Stress eating, the reason I am fat. Am I overly tired? Eat. Am I angry? Eat. Did I have a bad day at work? Eat. Is my husband sick? Eat.

Food comforts me. Certain foods evoke strong emotions, memories of childhood, places, people. Cooking is relaxing after a stressful day. If I can't control a situation, at least my kitchen is running smoothly. And cookbooks are my favorite bedtime reading.

So, when I got sick this last week and had to go off my RA meds for 10 days, the stress got to me. I ate. I ate. I ate, brownies, sloppy joes, chips, Taco Bell, mac and cheese...I was stressed and tired and not feeling well, so that was an excuse to eat out, and make bad menu choices.

Crash and burn. And getting back on track is not happening. And that creates guilt and stress, which makes me want to stuff my face. Even as I sit here typing, I am so full from dinner that I am uncomfortable.

Usually, this is the end. My attempt at loosing weight is flung in the garbage heap, and I shuffle off into unhealthy eating once again. But now I MUST get healthy. Now loosing weight isn't really a choice. My weight can keep me from remission and create joint damage, fatigue, pain, not just a large waistline and a double chin.

The holidays are coming, but I can't use that as an excuse. This time I have got to make my health more important than food, and that is very difficult, when good health is so far down the road and the donut is right in front of me.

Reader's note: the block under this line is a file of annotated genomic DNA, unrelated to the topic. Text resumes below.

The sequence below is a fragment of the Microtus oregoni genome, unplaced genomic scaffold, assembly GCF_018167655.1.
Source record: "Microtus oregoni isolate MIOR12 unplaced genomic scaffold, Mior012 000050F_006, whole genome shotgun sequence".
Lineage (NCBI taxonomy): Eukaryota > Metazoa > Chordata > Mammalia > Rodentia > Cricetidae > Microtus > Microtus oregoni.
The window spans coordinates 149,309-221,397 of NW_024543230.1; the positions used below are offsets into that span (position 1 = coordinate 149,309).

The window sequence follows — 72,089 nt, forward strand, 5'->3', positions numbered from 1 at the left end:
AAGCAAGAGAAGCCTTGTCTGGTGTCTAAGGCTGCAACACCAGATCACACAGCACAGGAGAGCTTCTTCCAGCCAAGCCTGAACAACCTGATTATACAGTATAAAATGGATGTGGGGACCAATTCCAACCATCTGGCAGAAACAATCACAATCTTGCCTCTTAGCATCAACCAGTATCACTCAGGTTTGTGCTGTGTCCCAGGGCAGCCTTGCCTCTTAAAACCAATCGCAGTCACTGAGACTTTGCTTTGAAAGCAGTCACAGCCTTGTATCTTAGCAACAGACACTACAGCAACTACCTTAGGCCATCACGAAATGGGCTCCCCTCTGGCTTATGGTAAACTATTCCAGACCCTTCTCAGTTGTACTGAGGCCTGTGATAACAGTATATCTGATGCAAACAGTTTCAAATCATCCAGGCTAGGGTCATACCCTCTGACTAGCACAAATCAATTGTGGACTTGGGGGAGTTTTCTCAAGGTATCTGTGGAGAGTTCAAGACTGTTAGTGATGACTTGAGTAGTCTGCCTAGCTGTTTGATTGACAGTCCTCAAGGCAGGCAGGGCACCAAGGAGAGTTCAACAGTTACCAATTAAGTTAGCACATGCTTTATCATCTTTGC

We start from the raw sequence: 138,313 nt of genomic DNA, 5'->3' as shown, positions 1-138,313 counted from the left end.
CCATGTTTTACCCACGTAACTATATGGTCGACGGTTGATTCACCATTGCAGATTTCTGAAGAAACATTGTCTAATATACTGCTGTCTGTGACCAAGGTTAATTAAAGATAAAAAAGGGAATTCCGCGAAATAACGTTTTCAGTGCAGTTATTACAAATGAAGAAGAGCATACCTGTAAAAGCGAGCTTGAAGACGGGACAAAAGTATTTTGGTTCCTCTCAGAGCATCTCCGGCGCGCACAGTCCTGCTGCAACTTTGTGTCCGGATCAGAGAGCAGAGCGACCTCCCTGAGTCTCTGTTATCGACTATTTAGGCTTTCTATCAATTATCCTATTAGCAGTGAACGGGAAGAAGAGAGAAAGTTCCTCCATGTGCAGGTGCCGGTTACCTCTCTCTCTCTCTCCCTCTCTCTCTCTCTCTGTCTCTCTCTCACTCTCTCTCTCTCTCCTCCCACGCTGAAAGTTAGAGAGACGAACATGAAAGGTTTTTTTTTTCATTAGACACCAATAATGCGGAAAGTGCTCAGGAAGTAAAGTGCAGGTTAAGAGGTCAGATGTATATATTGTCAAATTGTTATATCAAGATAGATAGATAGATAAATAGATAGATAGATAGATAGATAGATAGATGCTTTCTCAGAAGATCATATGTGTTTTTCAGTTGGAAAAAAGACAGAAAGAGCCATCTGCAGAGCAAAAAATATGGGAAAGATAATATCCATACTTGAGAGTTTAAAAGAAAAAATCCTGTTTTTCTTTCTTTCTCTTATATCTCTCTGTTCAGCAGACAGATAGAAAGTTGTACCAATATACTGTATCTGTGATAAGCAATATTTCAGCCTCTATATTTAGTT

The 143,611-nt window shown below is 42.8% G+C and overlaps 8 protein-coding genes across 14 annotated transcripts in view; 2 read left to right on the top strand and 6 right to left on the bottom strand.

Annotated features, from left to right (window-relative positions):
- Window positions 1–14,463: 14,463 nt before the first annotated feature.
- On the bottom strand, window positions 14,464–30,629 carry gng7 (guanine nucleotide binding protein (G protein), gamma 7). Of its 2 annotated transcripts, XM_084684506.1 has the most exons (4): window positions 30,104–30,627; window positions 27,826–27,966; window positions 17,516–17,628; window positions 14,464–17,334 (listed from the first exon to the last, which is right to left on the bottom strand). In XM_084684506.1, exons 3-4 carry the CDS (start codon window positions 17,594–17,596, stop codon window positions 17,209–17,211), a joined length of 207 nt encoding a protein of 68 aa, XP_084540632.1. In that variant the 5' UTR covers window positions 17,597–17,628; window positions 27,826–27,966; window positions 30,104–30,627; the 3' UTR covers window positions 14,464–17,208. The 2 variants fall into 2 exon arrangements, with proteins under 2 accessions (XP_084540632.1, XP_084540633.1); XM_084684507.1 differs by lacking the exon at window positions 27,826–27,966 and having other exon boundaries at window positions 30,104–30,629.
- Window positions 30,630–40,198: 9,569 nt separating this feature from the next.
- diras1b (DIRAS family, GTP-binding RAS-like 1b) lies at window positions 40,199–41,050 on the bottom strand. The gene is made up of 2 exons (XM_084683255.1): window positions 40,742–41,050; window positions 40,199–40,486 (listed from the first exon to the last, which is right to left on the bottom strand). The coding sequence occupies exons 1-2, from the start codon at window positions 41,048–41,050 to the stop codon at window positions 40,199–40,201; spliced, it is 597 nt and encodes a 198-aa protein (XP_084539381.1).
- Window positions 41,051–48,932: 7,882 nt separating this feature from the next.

Member Comments About This Blog Post:

_LINDA 11/23/2013 7:22PM

    So sorry you got sick :( I hate having to go off meds :(
Please take care of yourself, you are so worth it!
You love to cook? Maybe its time to try Spark Recipes and their healthy substitutions for your favorite comfort foods. Smart substitutions would be a good start.
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Is this really fair?

Saturday, November 09, 2013

I've been working hard. I log in every day. I measure and count every bite. I track my food. I plan meals and create skinny recipes. I move daily. I review my goals.

My husband, on the other hand, is a real bum! He just tags along for the ride. He swills full sugar sodas. He just eats whatever I put on the table at meals, taking as many helpings as he wants with no measuring or anything. He downs boxes of Poptarts. He sneaks fast food burgers.

Now several weeks into this, I have lost 4 pounds. I'm glad for those 4 pounds. I worked hard for them. But today my husband gets on the scales and he has lost 10.2 pounds.
Augh!

  
  Member Comments About This Blog Post:

_LINDA 11/10/2013 3:47PM

    Congratulations on your 4 lbs!! At least you are moving in the right direction!
It is sad that men can eat what ever they feel like and just need moderate exercise to burn it off. Women are meant to store fat to nurture those babies while men just have to fight or flight and gather the goods, so need more muscle which burns more fuel. I have seen it so many times here on Sparks, the women trying to lose diligently while avoiding the landmines of junk the hubby brings home to snack on.
A tip is to make sure strength training is part of your routine, at least twice a week. This will make a huge difference to your weight loss program. Also its so important for women to build strong bones as they are more prone to the arthritic diseases. Proper ST means lifting until fatigue, that you can't lift another weight in good form.